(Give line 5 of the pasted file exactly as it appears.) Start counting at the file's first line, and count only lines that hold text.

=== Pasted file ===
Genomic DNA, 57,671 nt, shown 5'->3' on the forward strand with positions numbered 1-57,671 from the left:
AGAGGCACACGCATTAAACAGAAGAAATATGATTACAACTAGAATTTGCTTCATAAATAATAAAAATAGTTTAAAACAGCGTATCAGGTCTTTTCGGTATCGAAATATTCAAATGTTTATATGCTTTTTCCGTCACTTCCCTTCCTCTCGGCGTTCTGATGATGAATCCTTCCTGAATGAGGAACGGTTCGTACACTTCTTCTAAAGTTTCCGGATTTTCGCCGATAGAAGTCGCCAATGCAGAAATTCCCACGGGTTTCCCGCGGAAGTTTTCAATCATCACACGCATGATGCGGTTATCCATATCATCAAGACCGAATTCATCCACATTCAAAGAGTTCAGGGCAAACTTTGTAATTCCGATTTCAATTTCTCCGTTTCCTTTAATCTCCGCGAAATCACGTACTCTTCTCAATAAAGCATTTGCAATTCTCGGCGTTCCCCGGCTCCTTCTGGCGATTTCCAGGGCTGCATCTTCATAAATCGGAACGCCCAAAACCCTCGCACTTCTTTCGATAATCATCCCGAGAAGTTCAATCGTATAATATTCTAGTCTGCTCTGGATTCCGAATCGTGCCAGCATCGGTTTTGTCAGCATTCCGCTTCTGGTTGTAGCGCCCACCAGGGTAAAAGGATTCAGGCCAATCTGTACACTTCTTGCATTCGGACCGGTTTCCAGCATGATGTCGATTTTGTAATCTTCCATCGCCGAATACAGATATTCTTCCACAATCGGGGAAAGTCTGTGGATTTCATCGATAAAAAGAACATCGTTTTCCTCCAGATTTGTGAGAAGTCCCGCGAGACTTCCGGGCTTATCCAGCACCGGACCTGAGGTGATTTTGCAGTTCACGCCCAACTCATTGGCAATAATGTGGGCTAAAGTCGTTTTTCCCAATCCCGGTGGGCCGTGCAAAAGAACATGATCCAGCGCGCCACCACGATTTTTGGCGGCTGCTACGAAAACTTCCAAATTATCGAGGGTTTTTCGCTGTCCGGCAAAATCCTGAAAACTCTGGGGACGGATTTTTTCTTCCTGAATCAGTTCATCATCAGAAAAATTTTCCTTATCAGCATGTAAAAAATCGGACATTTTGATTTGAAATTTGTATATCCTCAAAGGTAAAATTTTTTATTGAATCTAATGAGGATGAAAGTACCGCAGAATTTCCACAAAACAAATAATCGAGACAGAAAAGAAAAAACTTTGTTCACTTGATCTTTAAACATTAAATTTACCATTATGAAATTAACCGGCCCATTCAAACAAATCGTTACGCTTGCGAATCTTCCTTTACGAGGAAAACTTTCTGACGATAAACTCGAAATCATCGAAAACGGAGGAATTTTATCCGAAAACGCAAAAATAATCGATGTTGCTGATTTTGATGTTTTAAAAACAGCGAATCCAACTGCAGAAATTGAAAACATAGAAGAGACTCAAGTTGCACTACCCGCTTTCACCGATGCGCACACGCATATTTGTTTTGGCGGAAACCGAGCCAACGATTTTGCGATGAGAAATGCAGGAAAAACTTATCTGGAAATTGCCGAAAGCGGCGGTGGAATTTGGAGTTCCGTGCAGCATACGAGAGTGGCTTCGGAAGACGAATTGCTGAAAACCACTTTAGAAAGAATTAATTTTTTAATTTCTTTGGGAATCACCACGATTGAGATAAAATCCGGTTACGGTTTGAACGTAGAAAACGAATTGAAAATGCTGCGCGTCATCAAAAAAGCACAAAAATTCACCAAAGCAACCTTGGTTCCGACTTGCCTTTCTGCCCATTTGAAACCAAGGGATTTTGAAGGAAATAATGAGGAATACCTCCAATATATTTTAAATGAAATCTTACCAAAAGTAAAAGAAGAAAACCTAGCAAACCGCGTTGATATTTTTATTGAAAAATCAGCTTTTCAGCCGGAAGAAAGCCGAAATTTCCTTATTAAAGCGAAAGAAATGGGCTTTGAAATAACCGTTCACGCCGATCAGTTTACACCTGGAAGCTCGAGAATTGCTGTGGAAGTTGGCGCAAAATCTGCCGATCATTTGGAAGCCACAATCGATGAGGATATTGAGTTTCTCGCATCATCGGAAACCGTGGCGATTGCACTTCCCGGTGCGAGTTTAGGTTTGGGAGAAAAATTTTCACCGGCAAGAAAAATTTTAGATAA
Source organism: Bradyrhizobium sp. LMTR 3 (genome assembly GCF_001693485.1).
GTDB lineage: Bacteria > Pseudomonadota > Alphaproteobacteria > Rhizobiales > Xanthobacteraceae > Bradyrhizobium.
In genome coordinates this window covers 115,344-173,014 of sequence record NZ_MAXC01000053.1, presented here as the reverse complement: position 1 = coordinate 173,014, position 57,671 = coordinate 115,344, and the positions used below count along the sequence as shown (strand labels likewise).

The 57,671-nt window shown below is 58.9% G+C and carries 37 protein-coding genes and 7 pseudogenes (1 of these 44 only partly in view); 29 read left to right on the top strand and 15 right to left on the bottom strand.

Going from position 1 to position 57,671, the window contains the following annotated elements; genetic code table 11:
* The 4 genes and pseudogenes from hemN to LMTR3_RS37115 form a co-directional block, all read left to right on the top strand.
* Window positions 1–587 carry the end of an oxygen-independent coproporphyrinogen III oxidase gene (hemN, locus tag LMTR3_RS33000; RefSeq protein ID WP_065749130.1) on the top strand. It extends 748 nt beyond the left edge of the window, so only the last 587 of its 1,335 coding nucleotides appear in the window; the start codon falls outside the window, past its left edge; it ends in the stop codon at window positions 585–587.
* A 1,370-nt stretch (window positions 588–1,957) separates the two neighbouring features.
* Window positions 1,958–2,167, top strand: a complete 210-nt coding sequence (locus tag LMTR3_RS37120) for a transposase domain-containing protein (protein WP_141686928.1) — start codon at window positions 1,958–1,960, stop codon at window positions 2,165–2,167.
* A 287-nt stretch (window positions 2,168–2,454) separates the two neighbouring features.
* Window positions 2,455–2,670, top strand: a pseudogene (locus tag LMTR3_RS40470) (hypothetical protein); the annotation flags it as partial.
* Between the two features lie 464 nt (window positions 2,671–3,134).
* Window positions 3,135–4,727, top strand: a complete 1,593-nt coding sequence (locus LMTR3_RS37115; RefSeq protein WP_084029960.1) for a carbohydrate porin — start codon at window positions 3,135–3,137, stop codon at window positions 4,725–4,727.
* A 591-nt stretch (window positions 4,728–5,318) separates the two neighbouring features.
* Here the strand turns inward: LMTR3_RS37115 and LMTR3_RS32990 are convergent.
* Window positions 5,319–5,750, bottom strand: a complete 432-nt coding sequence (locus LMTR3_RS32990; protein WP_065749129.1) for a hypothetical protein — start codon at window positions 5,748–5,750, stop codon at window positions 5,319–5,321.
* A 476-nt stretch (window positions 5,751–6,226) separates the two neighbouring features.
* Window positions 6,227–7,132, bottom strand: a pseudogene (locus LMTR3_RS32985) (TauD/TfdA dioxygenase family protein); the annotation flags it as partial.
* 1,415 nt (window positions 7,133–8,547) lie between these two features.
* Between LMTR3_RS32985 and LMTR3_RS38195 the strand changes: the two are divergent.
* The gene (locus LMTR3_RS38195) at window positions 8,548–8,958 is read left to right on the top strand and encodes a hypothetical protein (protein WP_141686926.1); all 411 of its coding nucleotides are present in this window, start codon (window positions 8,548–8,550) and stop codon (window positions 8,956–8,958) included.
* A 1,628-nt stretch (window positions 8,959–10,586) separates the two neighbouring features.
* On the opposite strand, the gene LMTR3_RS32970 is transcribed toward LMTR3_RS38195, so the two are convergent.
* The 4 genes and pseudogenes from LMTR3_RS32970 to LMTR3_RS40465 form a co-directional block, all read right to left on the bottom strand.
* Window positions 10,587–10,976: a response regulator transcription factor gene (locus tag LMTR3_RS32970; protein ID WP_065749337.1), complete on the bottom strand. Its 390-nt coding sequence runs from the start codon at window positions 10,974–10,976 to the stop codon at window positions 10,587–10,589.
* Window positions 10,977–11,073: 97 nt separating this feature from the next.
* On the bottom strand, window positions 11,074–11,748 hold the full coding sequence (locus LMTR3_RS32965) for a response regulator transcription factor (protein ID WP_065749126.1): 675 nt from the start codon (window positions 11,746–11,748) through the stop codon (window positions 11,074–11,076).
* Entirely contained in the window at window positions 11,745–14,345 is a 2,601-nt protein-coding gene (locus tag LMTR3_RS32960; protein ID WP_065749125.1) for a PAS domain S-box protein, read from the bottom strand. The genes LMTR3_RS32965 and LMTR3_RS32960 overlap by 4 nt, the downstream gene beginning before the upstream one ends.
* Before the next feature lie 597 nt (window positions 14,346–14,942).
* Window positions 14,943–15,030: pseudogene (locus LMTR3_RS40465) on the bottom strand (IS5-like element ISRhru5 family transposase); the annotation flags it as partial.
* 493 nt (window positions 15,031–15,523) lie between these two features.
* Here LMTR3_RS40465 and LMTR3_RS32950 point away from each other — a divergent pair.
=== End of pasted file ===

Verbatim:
In genome coordinates this window covers 115,344-173,014 of sequence record NZ_MAXC01000053.1, presented here as the reverse complement: position 1 = coordinate 173,014, position 57,671 = coordinate 115,344, and the positions used below count along the sequence as shown (strand labels likewise).